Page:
The Cowboys were back in the Super Bowl, up against the Miami Dolphins. The Cowboys were clearly the better team, but my brother and I were still pretty nervous–knowing the Cowboys’ history. But Dallas won easily, 24–3, and we finally had our long-awaited Super Bowl victory!

Mark in 1972.

By now our bedroom was filled with Dallas Cowboys pictures and memorabilia. My Christmas wish list consisted of mostly everything Dallas Cowboys–shirts, jackets, coats, and helmet–all ordered from Mom’s Sears and Roebuck catalog.

The 1972 Cowboys picked up right where they left off in 1971, standing 8–2 after 10 weeks. We had high hopes for a 3rd straight Super Bowl appearance. But we began to worry after a 31–10 defeat to the 49ers on Thanksgiving Day and a 23–3 defeat to the Giants in the final regular-season game. It would be the first time in seven years that the Cowboys didn’t finish 1st in the division.

They would play the 49ers in the playoffs. Dallas fell behind, 28–13, with just minutes left in the game. It looked like the season was over. But then Roger Staubach entered the game to replace the struggling Craig Morton. Staubach had missed most of the season due to injury. Staubach rallied the team to an amazing last-minute, 30–28, comeback win. But, the following week, our Super Bowl hopes were dashed with a crushing 26–3 loss to the archrival, Washington Redskins. To make matters worse, one of our favorite baseball players, Roberto Clemente, died in a plane crash that same day. It was New Year’s Eve, but neither my brother nor I felt much like celebrating.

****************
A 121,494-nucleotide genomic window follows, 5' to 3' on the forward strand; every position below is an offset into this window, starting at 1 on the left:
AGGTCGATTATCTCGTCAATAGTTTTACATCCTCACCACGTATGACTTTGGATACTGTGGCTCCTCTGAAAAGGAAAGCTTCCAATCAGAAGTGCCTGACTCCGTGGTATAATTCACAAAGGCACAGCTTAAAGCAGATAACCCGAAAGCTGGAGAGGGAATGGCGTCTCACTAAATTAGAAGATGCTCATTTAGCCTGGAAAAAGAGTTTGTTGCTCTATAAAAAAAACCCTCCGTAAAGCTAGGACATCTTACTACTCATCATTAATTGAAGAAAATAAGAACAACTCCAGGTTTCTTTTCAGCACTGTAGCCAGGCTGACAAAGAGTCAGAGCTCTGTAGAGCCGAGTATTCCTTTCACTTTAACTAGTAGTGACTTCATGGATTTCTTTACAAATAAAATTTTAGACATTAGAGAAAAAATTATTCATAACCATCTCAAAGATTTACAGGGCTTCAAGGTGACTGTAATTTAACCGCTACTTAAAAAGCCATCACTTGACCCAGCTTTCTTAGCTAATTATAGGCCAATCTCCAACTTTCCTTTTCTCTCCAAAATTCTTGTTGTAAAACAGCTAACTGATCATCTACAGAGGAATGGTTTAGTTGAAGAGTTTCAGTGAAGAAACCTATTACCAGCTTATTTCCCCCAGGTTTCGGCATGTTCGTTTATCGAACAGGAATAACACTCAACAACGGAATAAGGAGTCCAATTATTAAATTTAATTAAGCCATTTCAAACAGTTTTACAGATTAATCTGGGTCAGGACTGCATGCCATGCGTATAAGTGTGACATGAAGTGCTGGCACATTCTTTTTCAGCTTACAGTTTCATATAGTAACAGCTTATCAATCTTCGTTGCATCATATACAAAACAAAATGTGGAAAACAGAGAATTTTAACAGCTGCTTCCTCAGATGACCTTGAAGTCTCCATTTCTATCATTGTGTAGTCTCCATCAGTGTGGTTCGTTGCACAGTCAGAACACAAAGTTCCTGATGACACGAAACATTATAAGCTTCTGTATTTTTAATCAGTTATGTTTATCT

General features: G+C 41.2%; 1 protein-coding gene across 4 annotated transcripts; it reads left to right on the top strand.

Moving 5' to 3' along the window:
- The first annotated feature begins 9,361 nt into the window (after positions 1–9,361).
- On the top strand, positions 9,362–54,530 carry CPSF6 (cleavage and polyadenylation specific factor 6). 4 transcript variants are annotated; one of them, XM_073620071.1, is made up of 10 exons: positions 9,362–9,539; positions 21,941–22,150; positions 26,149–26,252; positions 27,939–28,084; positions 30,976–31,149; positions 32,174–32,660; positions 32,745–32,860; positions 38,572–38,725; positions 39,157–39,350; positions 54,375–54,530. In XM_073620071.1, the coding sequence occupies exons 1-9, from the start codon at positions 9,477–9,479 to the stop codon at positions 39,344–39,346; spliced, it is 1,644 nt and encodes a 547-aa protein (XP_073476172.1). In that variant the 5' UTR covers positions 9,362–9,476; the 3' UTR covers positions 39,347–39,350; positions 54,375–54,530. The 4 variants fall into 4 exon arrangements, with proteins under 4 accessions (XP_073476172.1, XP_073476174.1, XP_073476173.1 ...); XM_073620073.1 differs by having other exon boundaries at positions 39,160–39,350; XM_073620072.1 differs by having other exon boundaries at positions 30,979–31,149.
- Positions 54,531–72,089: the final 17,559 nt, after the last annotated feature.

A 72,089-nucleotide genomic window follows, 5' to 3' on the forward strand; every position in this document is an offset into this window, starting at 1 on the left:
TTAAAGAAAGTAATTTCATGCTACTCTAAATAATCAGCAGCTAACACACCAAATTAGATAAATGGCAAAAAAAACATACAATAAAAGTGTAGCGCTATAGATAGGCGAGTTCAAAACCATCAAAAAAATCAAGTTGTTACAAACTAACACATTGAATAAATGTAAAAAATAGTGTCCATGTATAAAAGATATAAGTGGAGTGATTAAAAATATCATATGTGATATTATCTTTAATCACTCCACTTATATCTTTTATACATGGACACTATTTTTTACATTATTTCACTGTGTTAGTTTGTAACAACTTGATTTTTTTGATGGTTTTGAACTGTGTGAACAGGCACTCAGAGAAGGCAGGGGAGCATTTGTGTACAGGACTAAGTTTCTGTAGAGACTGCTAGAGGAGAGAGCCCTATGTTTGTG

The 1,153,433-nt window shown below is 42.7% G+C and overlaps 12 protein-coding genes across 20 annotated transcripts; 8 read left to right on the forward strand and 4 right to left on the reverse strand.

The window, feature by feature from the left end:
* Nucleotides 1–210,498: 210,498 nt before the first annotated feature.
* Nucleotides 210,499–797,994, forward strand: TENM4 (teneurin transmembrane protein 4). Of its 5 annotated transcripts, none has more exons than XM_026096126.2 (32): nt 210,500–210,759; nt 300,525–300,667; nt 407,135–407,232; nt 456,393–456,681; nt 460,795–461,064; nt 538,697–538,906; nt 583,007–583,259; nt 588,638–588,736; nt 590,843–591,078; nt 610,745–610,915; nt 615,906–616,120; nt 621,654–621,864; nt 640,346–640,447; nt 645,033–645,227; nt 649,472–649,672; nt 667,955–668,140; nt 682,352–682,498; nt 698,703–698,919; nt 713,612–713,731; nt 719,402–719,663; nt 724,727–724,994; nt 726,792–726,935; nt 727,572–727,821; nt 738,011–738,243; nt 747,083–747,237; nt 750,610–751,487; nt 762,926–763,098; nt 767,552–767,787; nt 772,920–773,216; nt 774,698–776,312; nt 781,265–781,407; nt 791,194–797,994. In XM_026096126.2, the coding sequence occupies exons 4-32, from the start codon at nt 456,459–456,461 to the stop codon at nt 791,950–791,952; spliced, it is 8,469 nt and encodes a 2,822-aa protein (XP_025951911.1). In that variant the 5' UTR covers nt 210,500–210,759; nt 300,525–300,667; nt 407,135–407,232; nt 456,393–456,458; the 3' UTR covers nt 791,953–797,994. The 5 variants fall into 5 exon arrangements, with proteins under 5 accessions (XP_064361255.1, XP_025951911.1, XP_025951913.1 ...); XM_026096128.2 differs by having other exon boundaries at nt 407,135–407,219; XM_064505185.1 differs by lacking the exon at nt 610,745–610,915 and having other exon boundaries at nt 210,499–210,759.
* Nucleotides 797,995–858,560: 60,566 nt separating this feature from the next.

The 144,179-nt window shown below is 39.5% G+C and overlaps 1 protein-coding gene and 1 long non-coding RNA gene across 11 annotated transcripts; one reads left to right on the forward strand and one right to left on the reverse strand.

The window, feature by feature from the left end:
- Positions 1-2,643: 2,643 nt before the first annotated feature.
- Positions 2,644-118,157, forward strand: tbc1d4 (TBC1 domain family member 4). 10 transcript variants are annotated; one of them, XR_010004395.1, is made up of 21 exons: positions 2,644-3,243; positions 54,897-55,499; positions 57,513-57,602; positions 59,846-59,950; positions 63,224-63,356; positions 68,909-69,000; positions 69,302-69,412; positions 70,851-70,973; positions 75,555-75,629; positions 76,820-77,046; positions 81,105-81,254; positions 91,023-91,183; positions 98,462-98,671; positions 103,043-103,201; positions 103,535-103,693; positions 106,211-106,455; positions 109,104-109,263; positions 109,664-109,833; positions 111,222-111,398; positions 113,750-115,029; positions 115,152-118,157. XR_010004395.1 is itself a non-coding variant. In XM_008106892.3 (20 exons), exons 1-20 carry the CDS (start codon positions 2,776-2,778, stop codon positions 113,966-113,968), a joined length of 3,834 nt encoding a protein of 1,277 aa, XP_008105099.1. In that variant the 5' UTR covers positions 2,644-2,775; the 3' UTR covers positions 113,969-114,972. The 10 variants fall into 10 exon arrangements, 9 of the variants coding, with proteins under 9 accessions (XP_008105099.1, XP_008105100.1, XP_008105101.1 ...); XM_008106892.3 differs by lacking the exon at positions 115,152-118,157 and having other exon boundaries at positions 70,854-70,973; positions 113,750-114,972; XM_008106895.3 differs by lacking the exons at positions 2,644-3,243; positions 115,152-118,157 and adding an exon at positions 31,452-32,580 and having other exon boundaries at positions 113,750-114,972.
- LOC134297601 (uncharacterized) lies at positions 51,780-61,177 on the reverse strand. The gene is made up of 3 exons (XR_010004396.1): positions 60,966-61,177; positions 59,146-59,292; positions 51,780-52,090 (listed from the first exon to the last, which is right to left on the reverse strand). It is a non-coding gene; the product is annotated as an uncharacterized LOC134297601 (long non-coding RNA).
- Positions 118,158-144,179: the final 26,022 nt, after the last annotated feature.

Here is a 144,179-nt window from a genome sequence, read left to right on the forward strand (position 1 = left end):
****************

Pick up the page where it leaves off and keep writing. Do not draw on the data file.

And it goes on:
The Cowboys started off 3–0 in 1973 before losing again to the rival Redskins on Monday Night football 14–7. The Cowboys had a chance to tie the game in the final minute, but fullback Walt Garrison was stopped at the goal line by Redskins’ safety, Ken Houston, who had just joined the team after being acquired in a trade with the Houston Oilers.

Courtesy: Pinterest

Dallas lost the following week to the LA Rams in a 37–31 shootout. The team rebounded with a Week 6 win over the Giants but, then, lost again in Week 7 to the Eagles. At 4–3 the Cowboys appeared to be sleepwalking.

But then–as they always seemed to do–the team went on a winning streak, this time winning six out of seven, including a much-needed 27–7 win over the rival Redskins. Dallas then avenged its early-season loss to the Rams, 27–16, in the playoffs. But they once again lost in the NFC title game. This time to the Minnesota Vikings 27–10.

1974 started off with a 24–0 win over the Falcons, but then came four straight losses. I was stunned. I had never seen the Cowboys lose four games in a row. They won seven of the next nine, including a thrilling, 24–23, come-from-behind win over the Redskins on Thanksgiving Day, but failed to reach the playoffs for the first time since 1965.

It was clear that changes needed to be made.

In Part Two we will take a look at the Cowboys from 1975–1982.



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Mark Morthier — Old School Sports

I grew up in Northern NJ. I grew up in the 1970s. I was always a big sports fan. I enjoy writing about old school sports and weightlifting.